The Old Post Lodge site was one of the first inland trading posts ever established by The Hudson's Bay Company, dating back to 1786.
Two centuries later, the Grace Family fell in love with the seventy plus pristine acres and vast sandy beaches of Lake St. Joseph and decided to purchase the historic trading post, along with the surrounding land and buildings. The Grace Family believed the phenomenal fishing opportunity of Lake St. Joseph provided the perfect location for the development of a world class sport fishing resort, and after a year of hard work and renovations, opened to the public on June 1, 1987.
The philosophy of Old Post Lodge is based on a dedication to fisheries conservation and commitment to providing a world class experience. The Grace Family have been very strong advocates and leaders in fisheries conservation and sustainability management and have pioneered now standard catch and release practices such as releasing all trophy fish, the use of no nets and barbless hooks. These direct conservation policies were on the leading edge at the time and were not implemented by the Ministry of Natural Resources until the late 90s. In 1989, a unique regulation established an accord between the Ministry of Natural Resources (MNR) and tourist operators on the Lake St. Joseph. In order to assist the MNR with fisheries management, an advisory committee consisting of local native band members, tourism representatives and Lake St. Joseph camp operators were established.
A tag system was put into effect in order to control the number of annual guests that may be accommodated on the lake to 1,956. Old Post Lodge owns a quota of 756 of these tags. When you also consider that Lake St. Joseph is 154,000 acres, 91 miles long and 20 miles wide in certain areas, it's not difficult to see the tremendous opportunity for preserving a sustainable and superior fishing experience for generations to come.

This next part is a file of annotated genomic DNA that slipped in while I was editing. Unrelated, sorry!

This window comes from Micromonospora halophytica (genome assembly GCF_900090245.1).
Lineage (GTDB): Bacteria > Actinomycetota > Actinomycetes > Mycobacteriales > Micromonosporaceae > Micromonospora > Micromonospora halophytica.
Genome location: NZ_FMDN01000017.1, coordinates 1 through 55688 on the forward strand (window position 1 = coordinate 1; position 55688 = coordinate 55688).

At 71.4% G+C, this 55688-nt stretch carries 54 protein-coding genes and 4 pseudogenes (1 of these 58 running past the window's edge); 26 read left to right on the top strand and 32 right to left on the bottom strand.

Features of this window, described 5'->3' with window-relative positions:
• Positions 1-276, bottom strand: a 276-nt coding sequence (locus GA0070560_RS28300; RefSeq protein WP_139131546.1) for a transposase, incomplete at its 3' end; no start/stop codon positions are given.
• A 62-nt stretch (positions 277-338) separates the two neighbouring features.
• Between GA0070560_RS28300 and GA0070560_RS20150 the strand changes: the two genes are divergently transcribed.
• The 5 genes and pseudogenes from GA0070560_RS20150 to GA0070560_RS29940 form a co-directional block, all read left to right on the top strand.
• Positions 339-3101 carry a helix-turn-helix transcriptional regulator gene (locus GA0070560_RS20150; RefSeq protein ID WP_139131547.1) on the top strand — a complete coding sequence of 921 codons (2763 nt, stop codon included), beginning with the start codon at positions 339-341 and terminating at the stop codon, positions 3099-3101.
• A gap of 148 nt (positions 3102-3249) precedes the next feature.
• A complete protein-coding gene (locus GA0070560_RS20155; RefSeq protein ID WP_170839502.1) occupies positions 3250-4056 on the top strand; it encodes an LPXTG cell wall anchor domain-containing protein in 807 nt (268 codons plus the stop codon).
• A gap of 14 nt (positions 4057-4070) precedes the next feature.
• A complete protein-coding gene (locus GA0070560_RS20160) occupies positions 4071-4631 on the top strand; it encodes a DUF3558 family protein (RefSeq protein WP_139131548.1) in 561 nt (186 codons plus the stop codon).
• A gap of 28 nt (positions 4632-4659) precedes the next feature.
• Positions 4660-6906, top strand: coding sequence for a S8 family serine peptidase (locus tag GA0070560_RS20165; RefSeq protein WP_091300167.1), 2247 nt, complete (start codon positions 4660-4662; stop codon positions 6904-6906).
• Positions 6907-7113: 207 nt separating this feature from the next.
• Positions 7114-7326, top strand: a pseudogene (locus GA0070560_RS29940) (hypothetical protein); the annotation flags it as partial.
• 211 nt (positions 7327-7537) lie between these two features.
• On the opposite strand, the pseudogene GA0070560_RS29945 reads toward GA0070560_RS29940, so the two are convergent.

Osnaburgh was the site of the historic signing of Treaty 9.
In 1905, having been the site of a Hudson's Bay Post for almost 125 years, Osnaburgh House, as the early fur traders named it, was chosen for government officials to meet with Native leaders to present one of the most significant treaty documents ever negotiated in Canada, the historical signing of Treaty 9 at Osnaburgh on July 1, 1905.
The church was first established in 1829 by English missionaries wanting to bring Christianity to the native people who traded at the post.
After a fire in 1942, the church was rebuilt that same year and remained functional until 1963 when the trading post was abandoned. The pre-reconstruction photos illustrate the deterioration of the church between 1963 and 1986 when the Grace Family re-established the site. It is our wish and the wish of the native people that we preserve the history of the church and the cemetery with respect.
Long before it became home to one of Ontario's premier fishing lodges, the spectacular sandy point of land with its commanding views our over Lake St. Joseph was a traditionial meeting place for the Native people of the area.
For hundreds of years, first the Cree and later the Ojibwa would set up their summer camps here to fish the bountiful waters of the lake and converge with other tribes to enjoy months' long social gatherings before returning inland to tend their winter trap lines. Today, Mishkeegogamang First Nation people inhabit the surrounding area and have established a community of 800 people.